During 2009–2013, approximately 221,000 breast cancers were diagnosed each year (Table). Overall incidence of breast cancer was similar among black women (121.5 cases per 100,000 population) and white women (123.6 cases per 100,000 population), but differences by age and stage were found. Compared with white women, breast cancer incidence was higher among black women aged <60 years, but lower among black women aged ≥60 years. Black women had a lower percentage of breast cancers diagnosed at a localized stage (54%) than did white women (64%) (Table). Among white women, breast cancer incidence decreased from 1999 to 2004, and then stabilized, decreasing 0.8% per year on average; however, breast cancer incidence was stable from 1999 to 2005 among black women and then nonsignificantly increased (Figure 1). Breast cancer incidence trends differed by race and age, particularly during 1999–2004 when rates decreased only among white women aged ≥50 years. During 1999–2013, among women aged 60–79 years, rates of breast cancer incidence decreased significantly among white women, but increased significantly among black women (https://www.cdc.gov/cancer/breast/statistics/trends_invasive.htm).
During 2010–2014, approximately 41,000 deaths from breast cancer occurred each year (Table). Breast cancer mortality was 41% higher among black women (29.2 deaths per 100,000 population) than white women (20.6 deaths per 100,000 population). Breast cancer death rates decreased during 2010–2014 among both blacks and whites, although differences in trends by race and age were found (Figure 2). Overall, breast cancer death rates decreased faster among white women (−1.9% per year) compared with black women (−1.5% per year). Among women aged <50 years, breast cancer death rates decreased at the same pace among black and white women, whereas white women aged ≥50 years had significantly larger decreases. The largest difference by race was observed among women aged 60–69 years: breast cancer death rates decreased 2.0% per year among white women compared with 1.0% among black women.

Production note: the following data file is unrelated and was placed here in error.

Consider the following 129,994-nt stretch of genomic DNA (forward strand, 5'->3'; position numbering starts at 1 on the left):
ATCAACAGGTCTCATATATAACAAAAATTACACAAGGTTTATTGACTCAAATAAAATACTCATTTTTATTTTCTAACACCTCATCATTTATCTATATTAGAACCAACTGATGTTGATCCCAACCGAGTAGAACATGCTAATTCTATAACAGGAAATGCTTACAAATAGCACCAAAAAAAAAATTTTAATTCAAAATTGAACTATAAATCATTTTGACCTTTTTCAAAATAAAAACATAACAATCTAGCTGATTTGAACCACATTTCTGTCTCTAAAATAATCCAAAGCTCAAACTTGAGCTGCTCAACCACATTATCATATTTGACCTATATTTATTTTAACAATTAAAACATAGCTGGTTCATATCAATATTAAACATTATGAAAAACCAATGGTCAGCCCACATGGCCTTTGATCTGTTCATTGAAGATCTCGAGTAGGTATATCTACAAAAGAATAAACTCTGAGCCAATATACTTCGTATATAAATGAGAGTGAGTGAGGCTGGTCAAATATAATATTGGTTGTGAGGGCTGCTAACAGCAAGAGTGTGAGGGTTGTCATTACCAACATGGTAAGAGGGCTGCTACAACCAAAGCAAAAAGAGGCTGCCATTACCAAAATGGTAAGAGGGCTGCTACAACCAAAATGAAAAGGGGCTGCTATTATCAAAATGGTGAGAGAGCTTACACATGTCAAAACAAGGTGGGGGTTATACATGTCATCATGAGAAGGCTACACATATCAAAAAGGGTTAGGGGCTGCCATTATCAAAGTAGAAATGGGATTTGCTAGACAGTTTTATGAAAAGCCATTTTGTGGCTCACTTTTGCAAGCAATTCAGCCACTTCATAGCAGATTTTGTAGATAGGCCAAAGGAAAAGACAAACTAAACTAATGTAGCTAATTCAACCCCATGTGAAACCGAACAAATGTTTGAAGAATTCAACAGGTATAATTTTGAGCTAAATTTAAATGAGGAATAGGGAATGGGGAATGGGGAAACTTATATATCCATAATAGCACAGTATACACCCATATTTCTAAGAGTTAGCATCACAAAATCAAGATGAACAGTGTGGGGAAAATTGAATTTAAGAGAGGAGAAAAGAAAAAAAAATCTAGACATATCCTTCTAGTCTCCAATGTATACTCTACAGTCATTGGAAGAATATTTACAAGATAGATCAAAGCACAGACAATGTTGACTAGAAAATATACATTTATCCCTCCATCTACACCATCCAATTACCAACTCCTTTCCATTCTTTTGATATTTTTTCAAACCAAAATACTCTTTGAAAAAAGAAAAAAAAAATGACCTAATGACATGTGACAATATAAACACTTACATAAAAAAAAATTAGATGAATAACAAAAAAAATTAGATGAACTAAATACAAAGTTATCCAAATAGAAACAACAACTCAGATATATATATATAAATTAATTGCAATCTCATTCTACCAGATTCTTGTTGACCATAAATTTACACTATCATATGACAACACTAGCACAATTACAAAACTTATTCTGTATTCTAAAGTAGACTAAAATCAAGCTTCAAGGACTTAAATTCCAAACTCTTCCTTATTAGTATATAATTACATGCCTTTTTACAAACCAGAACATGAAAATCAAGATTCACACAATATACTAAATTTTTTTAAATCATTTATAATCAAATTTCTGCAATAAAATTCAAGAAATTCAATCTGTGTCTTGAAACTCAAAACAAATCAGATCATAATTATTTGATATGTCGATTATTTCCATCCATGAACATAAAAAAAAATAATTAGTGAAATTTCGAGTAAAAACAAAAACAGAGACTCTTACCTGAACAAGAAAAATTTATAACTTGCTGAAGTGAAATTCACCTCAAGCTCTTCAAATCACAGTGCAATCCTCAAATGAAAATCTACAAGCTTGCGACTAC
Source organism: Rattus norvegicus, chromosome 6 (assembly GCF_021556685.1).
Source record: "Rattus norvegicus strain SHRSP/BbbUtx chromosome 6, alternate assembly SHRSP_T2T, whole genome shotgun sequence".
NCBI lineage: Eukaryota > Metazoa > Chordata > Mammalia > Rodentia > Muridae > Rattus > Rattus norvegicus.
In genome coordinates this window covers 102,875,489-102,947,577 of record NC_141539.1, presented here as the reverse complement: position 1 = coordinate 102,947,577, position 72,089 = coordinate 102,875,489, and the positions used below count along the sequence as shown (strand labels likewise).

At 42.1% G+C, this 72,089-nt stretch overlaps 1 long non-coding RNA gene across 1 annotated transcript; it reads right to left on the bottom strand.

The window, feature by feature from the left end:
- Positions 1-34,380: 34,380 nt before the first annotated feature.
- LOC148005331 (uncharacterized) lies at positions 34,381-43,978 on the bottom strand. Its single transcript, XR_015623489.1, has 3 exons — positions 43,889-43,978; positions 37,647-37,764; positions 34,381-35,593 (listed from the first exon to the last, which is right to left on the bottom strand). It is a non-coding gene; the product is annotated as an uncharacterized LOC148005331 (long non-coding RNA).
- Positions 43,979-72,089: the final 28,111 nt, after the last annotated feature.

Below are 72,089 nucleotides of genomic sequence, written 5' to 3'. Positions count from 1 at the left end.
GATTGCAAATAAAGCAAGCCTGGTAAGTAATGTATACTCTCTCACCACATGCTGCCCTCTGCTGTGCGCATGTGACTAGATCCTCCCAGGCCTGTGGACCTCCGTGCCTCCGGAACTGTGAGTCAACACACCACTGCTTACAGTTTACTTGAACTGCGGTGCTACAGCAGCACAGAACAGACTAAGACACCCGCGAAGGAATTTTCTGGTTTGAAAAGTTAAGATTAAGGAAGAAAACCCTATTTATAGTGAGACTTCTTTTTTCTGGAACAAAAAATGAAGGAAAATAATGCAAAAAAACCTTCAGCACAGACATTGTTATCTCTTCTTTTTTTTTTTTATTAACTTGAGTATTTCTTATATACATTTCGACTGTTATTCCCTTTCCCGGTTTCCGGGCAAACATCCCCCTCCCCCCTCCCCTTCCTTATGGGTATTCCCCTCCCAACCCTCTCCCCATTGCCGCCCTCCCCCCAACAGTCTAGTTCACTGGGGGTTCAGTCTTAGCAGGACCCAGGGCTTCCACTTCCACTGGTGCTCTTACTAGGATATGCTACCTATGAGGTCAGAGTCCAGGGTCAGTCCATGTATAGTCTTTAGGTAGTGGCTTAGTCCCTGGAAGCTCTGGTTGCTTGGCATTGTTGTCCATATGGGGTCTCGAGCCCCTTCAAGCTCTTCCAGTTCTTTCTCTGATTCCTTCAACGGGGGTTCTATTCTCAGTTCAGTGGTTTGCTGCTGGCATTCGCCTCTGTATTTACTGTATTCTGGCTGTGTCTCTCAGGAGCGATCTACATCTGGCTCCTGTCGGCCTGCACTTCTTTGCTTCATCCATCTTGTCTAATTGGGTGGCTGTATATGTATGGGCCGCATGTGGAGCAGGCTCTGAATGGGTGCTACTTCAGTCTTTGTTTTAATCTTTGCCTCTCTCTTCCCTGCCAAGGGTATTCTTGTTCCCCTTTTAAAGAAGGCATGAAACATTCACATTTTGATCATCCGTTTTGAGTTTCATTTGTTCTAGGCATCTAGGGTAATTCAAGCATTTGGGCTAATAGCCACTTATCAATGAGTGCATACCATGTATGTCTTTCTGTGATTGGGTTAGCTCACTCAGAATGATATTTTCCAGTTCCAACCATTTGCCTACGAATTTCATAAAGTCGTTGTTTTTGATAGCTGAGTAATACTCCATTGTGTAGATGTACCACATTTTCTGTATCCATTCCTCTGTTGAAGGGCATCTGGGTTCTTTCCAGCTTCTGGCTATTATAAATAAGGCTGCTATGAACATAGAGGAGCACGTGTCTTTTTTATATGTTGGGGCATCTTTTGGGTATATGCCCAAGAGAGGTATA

Recent trends in breast cancer incidence suggest that the convergence and now equal incidence for black and white women has been primarily because of incidence increasing among black women, particularly among those aged 60–79 years, and concomitant decreasing or stable rates in white women. Breast cancer mortality is approximately 40% higher among black women compared with white women, with faster decreases in mortality among white women. This report confirms previous findings by race overall (1), and presents age-specific changes for incidence and mortality by race. Continue reading